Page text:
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Good sleep is hard to get, and it seems like we’re all struggling to get truly restful, restorative sleep at night right now. Fortunately – or maybe not-so-fortunately – there are plenty of sleep supplements available that promise to help you drift off to sleep more easily. But do we really need to be taking dietary supplements to get good shut-eye? Do these supplements even work?
With seemingly easy sleep solutions available in the form of gummies, pills, powders, and even patches, here’s what you need to know about taking this trendy supplement and how it can impact your nightly rest.
If you’ve been reaching for sleep supplements more often, you aren’t alone. According to the National Institutes of Health , these products are becoming increasingly popular, with melatonin use alone jumping from 0.4 percent in 2000 to 2.1 percent in 2018. And starting in 2005, individuals started to report taking “high dose” supplementation of 5 milligrams or more daily.
So many of us are turning to melatonin and other natural sleep remedies like dietary supplements because the last few years have rocked our sleep schedules. Research suggests that the psychological distress of the COVID-19 pandemic resulted in sleep problems across the population, with increased anxiety, stress, and other factors leaving many struggling to sleep at night.
And sleep supplements offer a convenient solution. Plus, one of the biggest reasons sleep supplements are so attractive is they tend to be marketed as a “natural” sleep aid. When you’re trying to get some serious shut-eye and don’t want to take a prescription sleep aid or an over-the-counter medication, these “natural” alternatives sound like a safer, better pick.
If you’ve ever taken a supp like melatonin and found yourself wide awake in the middle of the night, you’ve likely wondered if these dietary extras actually work. The true effect of sleep supplements varies quite a bit.
Supplements can have a different effect in different individuals. And surprisingly, some of the most popular sleep supps might seem like they’re helping you sleep better, but the impact may be more of a placebo effect than actual changes to your sleep quality or duration.
Take melatonin, for example. As Dr. Donald D. Hensrud, M.D., M.S. of the Mayo Clinic says, “[Melatonin] really doesn’t increase the duration of sleep that much. In one study, if you took it, [you’d get] about 15 to 20 minutes extra. So overall, the efficacy isn’t as great as it seems.”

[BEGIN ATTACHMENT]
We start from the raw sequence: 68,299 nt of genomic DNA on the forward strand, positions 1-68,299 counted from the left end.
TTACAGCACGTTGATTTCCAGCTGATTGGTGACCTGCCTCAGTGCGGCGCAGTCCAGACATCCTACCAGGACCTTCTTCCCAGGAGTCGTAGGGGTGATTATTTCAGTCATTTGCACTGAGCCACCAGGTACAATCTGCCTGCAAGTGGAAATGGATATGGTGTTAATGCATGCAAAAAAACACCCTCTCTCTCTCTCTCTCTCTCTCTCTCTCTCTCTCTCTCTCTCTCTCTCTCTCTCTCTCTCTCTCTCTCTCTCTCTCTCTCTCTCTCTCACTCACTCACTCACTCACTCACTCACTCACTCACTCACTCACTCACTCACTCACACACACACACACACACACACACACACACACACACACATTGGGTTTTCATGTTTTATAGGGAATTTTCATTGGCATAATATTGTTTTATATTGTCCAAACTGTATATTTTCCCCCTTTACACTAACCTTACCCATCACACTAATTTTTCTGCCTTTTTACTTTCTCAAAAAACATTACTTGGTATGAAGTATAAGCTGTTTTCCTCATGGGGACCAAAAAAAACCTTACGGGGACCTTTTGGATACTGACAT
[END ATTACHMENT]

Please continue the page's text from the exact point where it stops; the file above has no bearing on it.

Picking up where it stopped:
Additionally, as Erin Palinski-Wade, RD, CDCES, LDN, CPT points out, taking a sleep supplement may help temporarily, but it doesn’t really do much more than cover up whatever’s keeping you awake at night. “Some research shows a few natural sleep aids like melatonin and magnesium can be effective with minimal side effects. However, the root cause of sleep issues needs to be addressed to understand what sleep supplement, if any, may be effective for the individual,” she says.
And Dr. Hensrud points out that when it comes to the research on melatonin in particular, there isn’t much that points to its effectiveness for the everyday struggling sleeper. “There’s more data on changing your circadian rhythm than there is on sleep,” he says.
Even if dietary supplements do help you sleep, you don’t want to rely on them long-term. Taking too much melatonin can disrupt your natural circadian rhythms – which makes sleep worse. And after about 1 to 2 weeks of use, Johns Hopkins Medicine suggests stopping supplements to reassess how you’re sleeping naturally.
Additionally, it’s a good idea to consult an expert before you start taking sleep supplements. “Most natural sleep aids come with minimal side effects, but they are still possible and some may interact with medications so you should always consult with your doctor before starting a sleep supplement,” Palinski-Wade notes.
In lieu of supplements, Palinski-Wade recommends adding foods with the right nutrients to your diet.“Try adding foods such as tart cherries, pumpkin seeds, or fatty fish to your evening meal. Tart cherries contain melatonin, the hormone responsible for healthy sleep while pumpkin seeds are rich in magnesium, a natural relaxant. The combination of vitamin D and vitamin B6 found in fish may also help to improve sleep quality,” she says.
You can also prioritize foods with calcium, probiotics, and tryptophan. “Yogurt[‘s] probiotics can improve gut health, which is directly linked with sleep, along with providing a source of calcium and tryptophan,” Palinski-Wade notes. “Tryptophan is an amino acid that is converted into serotonin and has been shown to have a calming and relaxing effect in the body. The mineral calcium aids in production of melatonin in the brain, which may be why calcium rich diets have been shown to improve symptoms of insomnia.”